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DOE-2 Overview and Basic Concepts. Background  US public domain programs from 1970s Post Office program; NECAP (NASA energy- cost analysis program);

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Presentation on theme: "DOE-2 Overview and Basic Concepts. Background  US public domain programs from 1970s Post Office program; NECAP (NASA energy- cost analysis program);"— Presentation transcript:

1 DOE-2 Overview and Basic Concepts

2 Background  US public domain programs from 1970s Post Office program; NECAP (NASA energy- cost analysis program); NBSLD (National Bureau of Standards Load Determination) Cal-ERDA (California + U.S. Energy Research & Development Administration) program Department of Energy (DOE) funding  First generation DOE-1.4 program (1978)  Later DOE-2.0A, 2.1A, B, C, D, E come out  Program description

3 Background  Current versions DOE-2.1E (official), DOE-2.2 & PowerDOE Maintained by the Simulation Research Group of Lawrence Berkeley National Laboratory (LBNL) Funded by U.S. Department of Energy (DOE)  Several PC versions & interfaces, e.g. ADM-DOE2, FTI-DOE, VisualDOE (at a cost) eQUEST (freeware)

4 Background  In the past, mainly used by researchers DOE-2 is powerful but very complicated Require much input time & detail Need efforts to learn & to master  In recent years, also used by building designers & energy analysts Consider as the reference program in USA Becoming popular internationally (e.g. for developing building energy codes) Often used for performance-based energy codes

5 Background  Based on transfer function theory & weighting factor method; in FORTRAN language  Program structure Building description language (BDL) processor  Error diagnosis & calculate response factors Simulation subprograms  LOADS – building loads  SYSTEMS – secondary HVAC system  PLANT – primary HVAC system  ECONOMICS – economic analysis

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7 Main Features  Capabilities Energy conservation studies  Building envelope design (materials, construction, etc.)  Internal loads (occupant, lighting, equipment)  HVAC systems & plant Building design studies  Daylighting & ventilation design  Energy & environmental systems  Such as cogeneration, desiccant cooling & ice thermal storage  Economic & life cycle analysis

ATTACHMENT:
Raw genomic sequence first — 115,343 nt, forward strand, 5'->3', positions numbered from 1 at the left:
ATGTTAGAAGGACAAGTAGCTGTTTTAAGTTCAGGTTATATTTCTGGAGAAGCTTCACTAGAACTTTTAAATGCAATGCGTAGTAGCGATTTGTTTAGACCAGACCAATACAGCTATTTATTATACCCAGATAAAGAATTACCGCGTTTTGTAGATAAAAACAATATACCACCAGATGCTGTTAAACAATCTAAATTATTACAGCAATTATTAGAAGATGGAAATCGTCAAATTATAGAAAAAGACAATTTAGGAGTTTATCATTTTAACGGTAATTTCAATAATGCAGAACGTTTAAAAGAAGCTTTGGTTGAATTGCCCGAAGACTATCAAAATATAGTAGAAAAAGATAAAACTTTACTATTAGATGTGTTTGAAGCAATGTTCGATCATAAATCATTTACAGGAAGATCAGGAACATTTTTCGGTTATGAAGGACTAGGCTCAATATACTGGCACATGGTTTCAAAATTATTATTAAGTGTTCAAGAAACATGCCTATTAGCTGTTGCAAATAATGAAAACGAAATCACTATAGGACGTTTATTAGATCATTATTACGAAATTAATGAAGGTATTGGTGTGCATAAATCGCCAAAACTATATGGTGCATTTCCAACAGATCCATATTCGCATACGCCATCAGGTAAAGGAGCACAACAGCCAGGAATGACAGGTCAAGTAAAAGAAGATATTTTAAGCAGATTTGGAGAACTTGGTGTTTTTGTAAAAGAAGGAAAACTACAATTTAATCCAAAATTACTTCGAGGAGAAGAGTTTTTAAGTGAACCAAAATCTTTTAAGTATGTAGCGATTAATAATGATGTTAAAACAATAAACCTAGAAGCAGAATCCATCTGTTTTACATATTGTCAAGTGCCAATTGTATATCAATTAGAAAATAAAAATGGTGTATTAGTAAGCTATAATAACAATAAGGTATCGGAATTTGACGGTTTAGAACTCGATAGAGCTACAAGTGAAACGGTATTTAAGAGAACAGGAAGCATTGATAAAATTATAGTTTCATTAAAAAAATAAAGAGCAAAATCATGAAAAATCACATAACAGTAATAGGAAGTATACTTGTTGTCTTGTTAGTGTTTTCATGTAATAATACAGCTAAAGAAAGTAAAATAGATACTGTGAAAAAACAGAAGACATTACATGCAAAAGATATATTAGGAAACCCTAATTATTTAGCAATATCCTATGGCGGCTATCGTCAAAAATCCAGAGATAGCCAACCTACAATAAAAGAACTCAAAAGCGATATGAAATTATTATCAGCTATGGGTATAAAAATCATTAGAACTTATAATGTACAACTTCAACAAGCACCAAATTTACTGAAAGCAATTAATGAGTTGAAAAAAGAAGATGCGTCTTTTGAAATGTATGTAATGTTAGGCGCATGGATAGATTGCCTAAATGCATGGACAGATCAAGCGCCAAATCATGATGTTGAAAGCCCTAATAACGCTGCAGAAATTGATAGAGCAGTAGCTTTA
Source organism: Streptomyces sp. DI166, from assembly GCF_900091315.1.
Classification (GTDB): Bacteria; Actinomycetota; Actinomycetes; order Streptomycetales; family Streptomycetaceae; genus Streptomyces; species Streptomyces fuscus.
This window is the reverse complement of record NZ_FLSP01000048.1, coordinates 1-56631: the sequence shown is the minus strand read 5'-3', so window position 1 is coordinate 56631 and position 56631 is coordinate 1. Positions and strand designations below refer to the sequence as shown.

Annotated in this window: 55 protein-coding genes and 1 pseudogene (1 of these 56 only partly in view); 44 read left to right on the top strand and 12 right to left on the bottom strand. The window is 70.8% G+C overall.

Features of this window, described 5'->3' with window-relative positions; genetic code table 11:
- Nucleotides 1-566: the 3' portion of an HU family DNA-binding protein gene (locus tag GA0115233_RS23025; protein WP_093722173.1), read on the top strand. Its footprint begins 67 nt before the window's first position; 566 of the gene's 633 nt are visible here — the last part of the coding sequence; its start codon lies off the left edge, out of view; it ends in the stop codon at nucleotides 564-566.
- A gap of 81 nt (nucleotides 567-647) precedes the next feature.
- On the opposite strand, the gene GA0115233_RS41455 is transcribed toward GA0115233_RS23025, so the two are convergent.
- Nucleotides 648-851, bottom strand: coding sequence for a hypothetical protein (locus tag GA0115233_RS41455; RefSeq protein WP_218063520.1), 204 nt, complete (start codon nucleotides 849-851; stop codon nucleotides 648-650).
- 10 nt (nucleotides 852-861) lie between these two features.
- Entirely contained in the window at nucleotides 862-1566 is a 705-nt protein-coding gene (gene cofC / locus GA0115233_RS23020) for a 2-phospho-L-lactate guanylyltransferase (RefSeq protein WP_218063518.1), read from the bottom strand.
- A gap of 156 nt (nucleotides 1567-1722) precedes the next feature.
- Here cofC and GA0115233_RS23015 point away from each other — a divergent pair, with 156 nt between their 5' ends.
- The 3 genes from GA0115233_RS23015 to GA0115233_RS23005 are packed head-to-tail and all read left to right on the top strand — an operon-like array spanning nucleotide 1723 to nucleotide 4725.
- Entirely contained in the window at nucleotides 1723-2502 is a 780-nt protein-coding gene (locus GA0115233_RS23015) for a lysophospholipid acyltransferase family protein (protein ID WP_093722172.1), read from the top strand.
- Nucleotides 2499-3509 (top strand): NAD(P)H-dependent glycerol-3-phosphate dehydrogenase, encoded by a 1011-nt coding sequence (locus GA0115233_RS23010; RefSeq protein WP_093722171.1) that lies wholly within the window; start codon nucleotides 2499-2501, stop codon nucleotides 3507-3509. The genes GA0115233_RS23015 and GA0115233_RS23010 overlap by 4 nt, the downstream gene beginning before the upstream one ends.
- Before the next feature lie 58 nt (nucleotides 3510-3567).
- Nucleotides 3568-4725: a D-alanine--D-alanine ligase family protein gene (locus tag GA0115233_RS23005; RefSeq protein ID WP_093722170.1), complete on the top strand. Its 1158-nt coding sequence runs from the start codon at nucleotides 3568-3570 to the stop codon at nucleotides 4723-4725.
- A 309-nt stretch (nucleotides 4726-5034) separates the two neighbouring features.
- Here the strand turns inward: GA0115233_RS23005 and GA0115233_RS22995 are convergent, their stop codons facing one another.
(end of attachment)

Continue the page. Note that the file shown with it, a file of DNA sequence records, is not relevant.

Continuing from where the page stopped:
8 Main Features  Limitations Cannot model electrical & lift systems Certain constraints on some building systems Inflexible FORTRAN structure Sequential calculation method (L-S-P-E)  Not able to consider heat balance

9 Simulation Process  DOE-2 input file (BDL instructions) Input files in ASCII text format Commands, subcommands & keywords Basic file structure:  LOADS section  SYSTEMS section  PLANT section  ECONOMICS section (optional) DOE-2 Simulation Engine Input 1 Input 2 Output

10 Simulation Process  Run periods Normally whole year (8,760 hours) May run on shorter period (say, one month) May carry out simulation for multiple years (if the weather files are available)  Control of simulation process Base case design Design alternatives (done with interface program) Parametric runs & analysis (may be tailored made)

11 Simulation Process  DOE-2 output reports Standard reports  Verification reports + Summary reports  For loads, systems, plant & economics Hourly reports  Very detailed; for checking by advanced users  Program-specific output Summary graphs and tables Customised reports Errors & diagnostics

12 Simulation Process  DOE-2 output files & reports Commonly read summary reports:  LS-A (Space Peak Loads Summary)  SS-A & SS-B (System Monthly Loads Summary)  PS-A (Plant Energy Utilization Sumary)  PS-B (Monthly Peak and Total Energy Use)  PS-E (Monthly Energy End Use Summary)  BEPS (Building Energy Performance Summary)

13 Design Weather Typical Weather Design Load Calculations Peak Design Loads Energy Calculations Equipment Sizes and Plant Capacity Building Energy Consumption

14 Input Requirements  Input data Site data  Building type, location, geometry, construction  Weather data: design weather, weather files Building data  Surface areas, windows, zoning, room shapes  Building materials, mass, finishes, shades  Operating schedules & profiles  Internal loads, design conditions

15 Input Requirements  Input data (cont’d) Building systems  HVAC (air side) system type & performance  Lighting & electrical services Building plant and equipment  Performance of refrigeration, boiler & other plants Data for economic analysis  Electricity tariffs/rates, fuel prices  Equipment costs, interest rates

16 Input Requirements  Model zoning (thermal, not geometric) Should consider thermal loads (e.g. interior- perimeter), occupancy, lighting type and schedule For existing buildings, refer to actual zoning Need to simplify the model  Combine zones with similar load and usage  Intermediate typical floors are modelled as one floor  Combine HVAC systems  Sometimes, use ONE zone to quickly calculate the load

17 Combine several rooms into one zone

18 Input Requirements  General rules for zoning One exterior zone per major orientation (4-5 m deep) One internal zone per use schedule One plenum zone (if plenum returns) for each air handler One zone each for special uses Separate ground and top floor zones


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